The aliens arrive in a starship. Surely, one might think, to have all that technology they must have the idea of numbers. Or maybe one finds an uncontacted tribe deep in the jungle. Surely they too must have the idea of numbers. To us numbers seem so natural—and “obvious”—that it’s hard to imagine everyone wouldn’t have them. But if one digs a little deeper, it’s not so clear.

It’s said that there are human languages that have words for “one”, “a pair” and “many”, but no words for specific larger numbers. In our modern technological world that seems unthinkable. But imagine you’re out in the jungle, with your dogs. Each dog has particular characteristics, and most likely a particular name. Why should you ever think about them collectively, as all “just dogs”, amenable to being counted?

We investigate the algebraic and compositional properties of multiway (non-deterministic) abstract rewriting systems, which are the archetypical structures underlying the formalism of the so-called Wolfram model. We demonstrate the existence of higher homotopies in this class of rewriting systems, where these homotopic maps are induced by the inclusion of appropriate rewriting rules taken from an abstract rulial space of all possible such rules. Furthermore, we show that a multiway rewriting system with homotopies up to order n may naturally be formalized as an n-fold category, such that (upon inclusion of appropriate inverse morphisms via invertible rewriting relations) the infinite limit of this structure yields an ∞-groupoid. Via Grothendieck’s homotopy hypothesis, this ∞-groupoid thus inherits the structure of a formal homotopy space. We conclude with some comments on how this computational framework of multiway rewriting systems may potentially be used for making formal connections to homotopy spaces upon which models of physics can be instantiated.

Consider a collection of “nodes”, each one of two possible colors. We want to determine the majority or “consensus” color of the nodes, i.e. which color is the more common among the nodes.

One obvious method to find this “majority” color is just sequentially to visit each node, and tally up all the colors. But it’s potentially much more efficient if we can use a distributed algorithm, where we’re running computations in parallel across the various nodes.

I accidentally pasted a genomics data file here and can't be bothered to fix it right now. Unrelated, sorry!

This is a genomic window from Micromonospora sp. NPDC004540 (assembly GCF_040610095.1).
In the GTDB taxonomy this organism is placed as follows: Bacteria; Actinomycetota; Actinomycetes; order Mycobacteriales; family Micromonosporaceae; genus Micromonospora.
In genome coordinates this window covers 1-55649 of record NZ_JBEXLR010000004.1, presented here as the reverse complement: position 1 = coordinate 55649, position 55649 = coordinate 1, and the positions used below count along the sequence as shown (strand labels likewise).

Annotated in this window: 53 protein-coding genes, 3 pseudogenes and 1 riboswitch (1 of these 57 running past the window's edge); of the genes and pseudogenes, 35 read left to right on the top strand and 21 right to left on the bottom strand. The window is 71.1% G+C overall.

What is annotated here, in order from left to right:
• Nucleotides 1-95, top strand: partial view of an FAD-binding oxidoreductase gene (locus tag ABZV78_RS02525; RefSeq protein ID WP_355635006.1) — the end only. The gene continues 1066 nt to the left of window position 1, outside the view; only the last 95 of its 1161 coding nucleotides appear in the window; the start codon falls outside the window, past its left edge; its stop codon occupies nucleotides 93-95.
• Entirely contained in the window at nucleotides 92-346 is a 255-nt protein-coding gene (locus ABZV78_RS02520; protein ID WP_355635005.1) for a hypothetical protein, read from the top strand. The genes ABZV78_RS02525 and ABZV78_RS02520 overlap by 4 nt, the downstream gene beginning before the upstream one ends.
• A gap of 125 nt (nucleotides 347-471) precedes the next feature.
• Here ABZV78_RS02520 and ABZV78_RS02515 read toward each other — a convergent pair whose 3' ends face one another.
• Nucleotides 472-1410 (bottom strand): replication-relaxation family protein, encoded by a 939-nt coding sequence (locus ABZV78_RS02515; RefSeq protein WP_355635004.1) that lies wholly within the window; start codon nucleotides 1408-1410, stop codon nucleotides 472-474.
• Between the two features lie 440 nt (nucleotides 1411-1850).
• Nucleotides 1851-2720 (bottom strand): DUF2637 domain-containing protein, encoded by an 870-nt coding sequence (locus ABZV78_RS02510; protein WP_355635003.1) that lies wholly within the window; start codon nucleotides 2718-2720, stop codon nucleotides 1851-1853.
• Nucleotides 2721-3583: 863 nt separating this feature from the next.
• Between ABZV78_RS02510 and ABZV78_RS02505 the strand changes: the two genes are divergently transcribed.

Jonathan Gorard (University of Cambridge/Wolfram Research)

Manojna Namuduri (Wolfram Research)

Xerxes D. Arsiwalla (Pompeu Fabra University/Wolfram Research)

We introduce an intuitive algorithmic methodology for enacting automated rewriting of string diagrams within a general double-pushout (DPO) framework, in which the sequence of rewrites is
chosen in accordance with the causal structure of the underlying diagrammatic calculus. The combination of the rewriting structure and the causal structure may be elegantly formulated as a weak 2-category equipped with both total and partial monoidal bifunctors, thus providing a categorical semantics for the full multiway evolution causal graph of a generic Wolfram model hypergraph rewriting system. As an illustrative example, we show how a special case of this algorithm enables highly efficient automated simplification of quantum circuits, as represented in the ZX-calculus.

Why does the universe exist? Why is there something rather than nothing? These are old and fundamental questions that one might think would be firmly outside the realm of science. But to my surprise I’ve recently realized that our Physics Project may shed light on them, and perhaps even show us the way to answers.

We can view the ultimate goal of our Physics Project as being to find an abstract representation of what our universe does. But even if we find such a representation, the question still remains of why that representation is actualized: why what it represents is “actually happening”, with the actual stuff our universe is “made of”.

It’s one thing to say that we have a rule or program that can reproduce a representation of what our universe is doing. But it seems very different to say that the rule or program is “actually being run” and is “actually generating” the “physical reality” of our universe.

When we launched the Wolfram Physics Project a year ago today, I was fairly certain that—to my great surprise—we’d finally found a path to a truly fundamental theory of physics, and it was beautiful. A year later it’s looking even better. We’ve been steadily understanding more and more about the structure and implications of our models—and they continue to fit beautifully with what we already know about physics, particularly connecting with some of the most elegant existing approaches, strengthening and extending them, and involving the communities that have developed them.

And if fundamental physics wasn’t enough, it’s also become clear that our models and formalism can be applied even beyond physics—suggesting major new approaches to several other fields, as well as allowing ideas and intuition from those fields to be brought to bear on understanding physics.

Needless to say, there is much hard work still to be done. But a year into the process I’m completely certain that we’re “climbing the right mountain”. And the view from where we are so far is already quite spectacular.

Jonathan Gorard (University of Cambridge/Wolfram Research)

Manojna Namuduri (Wolfram Research)

Xerxes D. Arsiwalla (Pompeu Fabra University/Wolfram Research)